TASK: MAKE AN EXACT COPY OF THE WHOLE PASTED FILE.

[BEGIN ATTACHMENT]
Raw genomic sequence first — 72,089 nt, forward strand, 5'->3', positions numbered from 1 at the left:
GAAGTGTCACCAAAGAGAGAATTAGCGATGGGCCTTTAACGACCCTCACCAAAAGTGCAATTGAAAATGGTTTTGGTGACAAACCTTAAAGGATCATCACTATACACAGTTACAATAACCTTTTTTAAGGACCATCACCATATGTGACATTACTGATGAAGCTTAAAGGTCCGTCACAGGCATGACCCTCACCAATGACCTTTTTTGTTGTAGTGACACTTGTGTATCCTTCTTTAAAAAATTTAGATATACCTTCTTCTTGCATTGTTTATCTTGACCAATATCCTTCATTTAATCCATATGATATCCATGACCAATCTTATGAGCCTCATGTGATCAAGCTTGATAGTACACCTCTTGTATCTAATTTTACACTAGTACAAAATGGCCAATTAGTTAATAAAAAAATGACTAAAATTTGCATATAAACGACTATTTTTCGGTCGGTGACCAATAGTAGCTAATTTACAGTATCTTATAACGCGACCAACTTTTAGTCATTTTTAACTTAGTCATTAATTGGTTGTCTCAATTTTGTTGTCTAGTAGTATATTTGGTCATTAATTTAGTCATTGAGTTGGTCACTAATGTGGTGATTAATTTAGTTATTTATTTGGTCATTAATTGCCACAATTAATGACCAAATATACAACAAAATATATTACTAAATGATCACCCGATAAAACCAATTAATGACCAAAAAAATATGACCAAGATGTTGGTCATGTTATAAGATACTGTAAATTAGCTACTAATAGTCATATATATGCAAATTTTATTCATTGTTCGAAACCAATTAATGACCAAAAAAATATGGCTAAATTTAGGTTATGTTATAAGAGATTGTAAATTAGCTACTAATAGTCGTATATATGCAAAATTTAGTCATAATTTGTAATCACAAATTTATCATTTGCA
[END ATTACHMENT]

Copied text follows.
Raw genomic sequence first — 72,089 nt, forward strand, 5'->3', positions numbered from 1 at the left:
GAAGTGTCACCAAAGAGAGAATTAGCGATGGGCCTTTAACGACCCTCACCAAAAGTGCAATTGAAAATGGTTTTGGTGACAAACCTTAAAGGATCATCACTATACACAGTTACAATAACCTTTTTTAAGGACCATCACCATATGTGACATTACTGATGAAGCTTAAAGGTCCGTCACAGGCATGACCCTCACCAATGACCTTTTTTGTTGTAGTGACACTTGTGTATCCTTCTTTAAAAAATTTAGATATACCTTCTTCTTGCATTGTTTATCTTGACCAATATCCTTCATTTAATCCATATGATATCCATGACCAATCTTATGAGCCTCATGTGATCAAGCTTGATAGTACACCTCTTGTATCTAATTTTACACTAGTACAAAATGGCCAATTAGTTAATAAAAAAATGACTAAAATTTGCATATAAACGACTATTTTTCGGTCGGTGACCAATAGTAGCTAATTTACAGTATCTTATAACGCGACCAACTTTTAGTCATTTTTAACTTAGTCATTAATTGGTTGTCTCAATTTTGTTGTCTAGTAGTATATTTGGTCATTAATTTAGTCATTGAGTTGGTCACTAATGTGGTGATTAATTTAGTTATTTATTTGGTCATTAATTGCCACAATTAATGACCAAATATACAACAAAATATATTACTAAATGATCACCCGATAAAACCAATTAATGACCAAAAAAATATGACCAAGATGTTGGTCATGTTATAAGATACTGTAAATTAGCTACTAATAGTCATATATATGCAAATTTTATTCATTGTTCGAAACCAATTAATGACCAAAAAAATATGGCTAAATTTAGGTTATGTTATAAGAGATTGTAAATTAGCTACTAATAGTCGTATATATGCAAAATTTAGTCATAATTTGTAATCACAAATTTATCATTTGCA